There may never be a definitive answer, especially because there are so many explanations for why the economy became so bubblicious, including the Federal Reserve's excessively low interest rates, tax law changes and garden-variety fraud.
The problem is that Dochow may not have done exactly that. In fact, he seems to have done the opposite.
Dochow was removed from his job in December after an internal investigation found that he had allowed IndyMac Bank to backdate a transaction, yielding a falsified report that let it be rated as "well capitalized." As we now know, IndyMac subsequently collapsed, making it the second-largest failure to date.
Treasury's inspector general, Eric Thorson, ominously noted in a December letter to members of Congress that IndyMac was not the only example of legerdemain: Dochow's agency let other banks cook the books too.
The Washington Post reported at the time: "It is the second time Dochow has been removed from a position as a senior thrift regulator. He was demoted in the early 1990s after federal investigators found that he had delayed and impeded proper regulation of Charles Keating's failed Lincoln Savings and Loan." That S&L was at the heart of the Keating Five scandal, which led to prison time for Keating and cost taxpayers billions. (Here's a 1990 article with some details about Dochow's role.)
In an August 2007 letter from Dochow to CEOs of banks he regulated, Dochow stressed his intention to "continuing the close working relationship that I have enjoyed with many of you" and said there would be no "significant changed in this office's general philosophy."
Now Dochow has been allowed to retire apparently with his full pension based on a $230,000 annual salary -- as opposed to being fired for cause -- according to an ABC News report this week. Meanwhile, taxpayers are on the hook for even more with IndyMac's failure than they were for the failure of Lincoln Savings and Loan.
As a side note, federal law says: "Whoever knowingly makes any false statement or report, or willfully overvalues any land, property or security, for the purpose of influencing in any way the action of the... Office of Thrift Supervision... shall be fined not more than $1,000,000 or imprisoned not more than 30 years, or both."
Dochow isn't the only recent example of regulatory failure.
There's also the failure of the Securities and Exchange Commission to stop Bernie Madoff, even though Harry Markopolos had tried repeatedly to direct the agency's attention to Madoff's alleged Ponzi scheme. Peter Schiff, president of Euro Pacific Capital, also raised concerns about Madoff.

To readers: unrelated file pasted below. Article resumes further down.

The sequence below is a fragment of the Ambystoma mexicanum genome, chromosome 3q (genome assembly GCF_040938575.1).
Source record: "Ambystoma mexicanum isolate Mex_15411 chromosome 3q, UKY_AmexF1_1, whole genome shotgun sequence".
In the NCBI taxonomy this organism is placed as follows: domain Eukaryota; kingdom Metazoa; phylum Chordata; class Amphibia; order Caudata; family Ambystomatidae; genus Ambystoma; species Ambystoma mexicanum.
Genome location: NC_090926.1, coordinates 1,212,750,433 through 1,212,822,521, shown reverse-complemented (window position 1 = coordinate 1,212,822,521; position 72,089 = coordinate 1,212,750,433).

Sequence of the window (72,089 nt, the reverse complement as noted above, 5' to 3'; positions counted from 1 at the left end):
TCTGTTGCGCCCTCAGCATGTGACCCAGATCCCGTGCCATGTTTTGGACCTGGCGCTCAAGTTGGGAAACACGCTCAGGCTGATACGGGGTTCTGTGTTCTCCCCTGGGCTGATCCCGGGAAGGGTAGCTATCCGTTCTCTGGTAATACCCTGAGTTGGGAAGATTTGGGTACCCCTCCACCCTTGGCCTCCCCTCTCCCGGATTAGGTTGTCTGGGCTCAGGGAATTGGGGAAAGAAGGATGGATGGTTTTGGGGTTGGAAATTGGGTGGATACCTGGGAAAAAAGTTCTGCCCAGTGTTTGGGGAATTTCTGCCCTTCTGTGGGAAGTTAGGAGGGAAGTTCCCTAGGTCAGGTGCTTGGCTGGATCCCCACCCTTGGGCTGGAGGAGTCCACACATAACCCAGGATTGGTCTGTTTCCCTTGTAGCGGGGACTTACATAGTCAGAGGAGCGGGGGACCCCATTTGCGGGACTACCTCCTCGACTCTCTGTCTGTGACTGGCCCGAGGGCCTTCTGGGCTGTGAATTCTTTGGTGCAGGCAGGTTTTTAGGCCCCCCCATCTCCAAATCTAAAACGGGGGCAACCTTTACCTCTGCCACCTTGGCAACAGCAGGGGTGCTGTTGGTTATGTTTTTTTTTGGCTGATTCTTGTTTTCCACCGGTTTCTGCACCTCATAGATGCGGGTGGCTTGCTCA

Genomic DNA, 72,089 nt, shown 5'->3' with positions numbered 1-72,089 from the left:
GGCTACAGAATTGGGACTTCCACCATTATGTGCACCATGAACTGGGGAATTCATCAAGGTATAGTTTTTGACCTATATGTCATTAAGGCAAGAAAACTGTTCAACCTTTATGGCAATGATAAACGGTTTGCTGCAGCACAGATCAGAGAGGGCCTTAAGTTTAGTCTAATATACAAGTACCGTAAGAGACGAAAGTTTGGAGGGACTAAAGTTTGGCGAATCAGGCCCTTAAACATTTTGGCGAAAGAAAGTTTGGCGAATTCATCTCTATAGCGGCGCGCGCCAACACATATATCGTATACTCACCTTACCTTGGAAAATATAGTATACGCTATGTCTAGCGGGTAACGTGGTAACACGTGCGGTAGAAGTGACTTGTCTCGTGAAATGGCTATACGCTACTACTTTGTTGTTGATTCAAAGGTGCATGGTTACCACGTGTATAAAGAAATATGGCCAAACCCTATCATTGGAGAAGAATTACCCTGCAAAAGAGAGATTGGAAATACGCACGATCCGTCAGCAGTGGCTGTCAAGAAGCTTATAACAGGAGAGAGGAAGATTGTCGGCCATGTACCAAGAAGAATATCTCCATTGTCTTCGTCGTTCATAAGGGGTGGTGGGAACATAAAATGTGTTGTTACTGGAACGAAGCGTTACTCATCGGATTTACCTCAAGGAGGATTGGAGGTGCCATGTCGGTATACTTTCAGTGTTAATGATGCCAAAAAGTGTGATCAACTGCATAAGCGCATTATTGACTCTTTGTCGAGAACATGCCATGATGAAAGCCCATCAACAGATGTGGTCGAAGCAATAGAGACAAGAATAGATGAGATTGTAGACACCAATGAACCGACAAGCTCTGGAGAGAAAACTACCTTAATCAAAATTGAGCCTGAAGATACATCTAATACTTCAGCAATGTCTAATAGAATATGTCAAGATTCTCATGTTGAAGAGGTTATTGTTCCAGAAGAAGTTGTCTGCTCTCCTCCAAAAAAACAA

It probably didn't hurt that his niece Shana Madoff (a former compliance officer at Madoff Investment Securities) married Eric Swanson, a former assistant director at the SEC's Office of Compliance, Inspections and Examination. Another bit of trivia: President Obama's SEC Chairman Mary Schapiro was running the Financial Industry Regulatory Authority when it investigated Madoff -- and failed to stop him.
And then there's the Office of Federal Housing Enterprise Oversight, which was supposed to ensure "the safety and soundness" of Fannie Mae and Freddie Mac. OFHEO had nearly 300 employees, all devoted to this task.
But OFHEO was slow to recognize problems, and when it did, it had limited powers. The result? Fannie and Freddie already have received a $400 billion bailout in the form of stock and debt guarantees; Fannie lost $59 billion last year and has said it needs $35 billion more in bailout funds.
Let's not forget about American International Group, which has already put $170 billion in bailout funds at risk and lost $62 billion in the last three months of 2008. At a Senate Banking committee hearing on Thursday, Scott Polakoff, acting director of the Office of Thrift Supervision, admitted a "failure to recognize in time the extent of the liquidity risk to AIG" and said his agency "focused too narrowly" on the wrong areas.
We're likely to hear a lot in the next few months about market failures by politicians pushing new laws. But regulatory failures can be just -- or even more -- destructive.